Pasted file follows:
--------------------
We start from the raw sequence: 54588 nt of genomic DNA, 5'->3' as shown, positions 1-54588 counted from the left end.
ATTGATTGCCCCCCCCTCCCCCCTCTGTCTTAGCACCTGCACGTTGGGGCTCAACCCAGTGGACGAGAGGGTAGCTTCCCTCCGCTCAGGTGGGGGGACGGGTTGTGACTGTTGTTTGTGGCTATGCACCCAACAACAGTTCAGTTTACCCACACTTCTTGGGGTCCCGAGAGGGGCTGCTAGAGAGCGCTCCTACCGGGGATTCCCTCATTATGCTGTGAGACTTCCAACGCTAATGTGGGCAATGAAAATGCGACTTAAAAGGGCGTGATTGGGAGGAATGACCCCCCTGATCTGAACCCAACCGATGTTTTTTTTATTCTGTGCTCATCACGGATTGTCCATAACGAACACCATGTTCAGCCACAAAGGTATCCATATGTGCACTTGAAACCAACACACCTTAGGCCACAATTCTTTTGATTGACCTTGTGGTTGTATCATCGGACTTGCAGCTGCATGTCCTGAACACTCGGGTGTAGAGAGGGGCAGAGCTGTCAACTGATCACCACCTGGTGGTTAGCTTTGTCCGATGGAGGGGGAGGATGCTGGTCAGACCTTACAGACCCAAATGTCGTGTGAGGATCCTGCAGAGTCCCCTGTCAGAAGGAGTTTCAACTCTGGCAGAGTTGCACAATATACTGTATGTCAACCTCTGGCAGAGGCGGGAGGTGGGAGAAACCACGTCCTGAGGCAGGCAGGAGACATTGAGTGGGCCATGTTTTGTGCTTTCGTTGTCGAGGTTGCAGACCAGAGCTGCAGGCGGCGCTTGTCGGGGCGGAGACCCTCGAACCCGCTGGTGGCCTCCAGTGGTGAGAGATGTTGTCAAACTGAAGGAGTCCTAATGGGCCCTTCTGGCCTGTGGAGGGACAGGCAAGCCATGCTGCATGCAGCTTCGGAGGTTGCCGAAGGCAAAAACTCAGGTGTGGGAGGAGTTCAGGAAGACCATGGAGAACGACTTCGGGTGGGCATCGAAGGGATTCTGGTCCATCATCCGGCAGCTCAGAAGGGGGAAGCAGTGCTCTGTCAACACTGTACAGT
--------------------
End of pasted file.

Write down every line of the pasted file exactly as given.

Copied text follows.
We start from the raw sequence: 54588 nt of genomic DNA, 5'->3' as shown, positions 1-54588 counted from the left end.
ATTGATTGCCCCCCCCTCCCCCCTCTGTCTTAGCACCTGCACGTTGGGGCTCAACCCAGTGGACGAGAGGGTAGCTTCCCTCCGCTCAGGTGGGGGGACGGGTTGTGACTGTTGTTTGTGGCTATGCACCCAACAACAGTTCAGTTTACCCACACTTCTTGGGGTCCCGAGAGGGGCTGCTAGAGAGCGCTCCTACCGGGGATTCCCTCATTATGCTGTGAGACTTCCAACGCTAATGTGGGCAATGAAAATGCGACTTAAAAGGGCGTGATTGGGAGGAATGACCCCCCTGATCTGAACCCAACCGATGTTTTTTTTATTCTGTGCTCATCACGGATTGTCCATAACGAACACCATGTTCAGCCACAAAGGTATCCATATGTGCACTTGAAACCAACACACCTTAGGCCACAATTCTTTTGATTGACCTTGTGGTTGTATCATCGGACTTGCAGCTGCATGTCCTGAACACTCGGGTGTAGAGAGGGGCAGAGCTGTCAACTGATCACCACCTGGTGGTTAGCTTTGTCCGATGGAGGGGGAGGATGCTGGTCAGACCTTACAGACCCAAATGTCGTGTGAGGATCCTGCAGAGTCCCCTGTCAGAAGGAGTTTCAACTCTGGCAGAGTTGCACAATATACTGTATGTCAACCTCTGGCAGAGGCGGGAGGTGGGAGAAACCACGTCCTGAGGCAGGCAGGAGACATTGAGTGGGCCATGTTTTGTGCTTTCGTTGTCGAGGTTGCAGACCAGAGCTGCAGGCGGCGCTTGTCGGGGCGGAGACCCTCGAACCCGCTGGTGGCCTCCAGTGGTGAGAGATGTTGTCAAACTGAAGGAGTCCTAATGGGCCCTTCTGGCCTGTGGAGGGACAGGCAAGCCATGCTGCATGCAGCTTCGGAGGTTGCCGAAGGCAAAAACTCAGGTGTGGGAGGAGTTCAGGAAGACCATGGAGAACGACTTCGGGTGGGCATCGAAGGGATTCTGGTCCATCATCCGGCAGCTCAGAAGGGGGAAGCAGTGCTCTGTCAACACTGTACAGT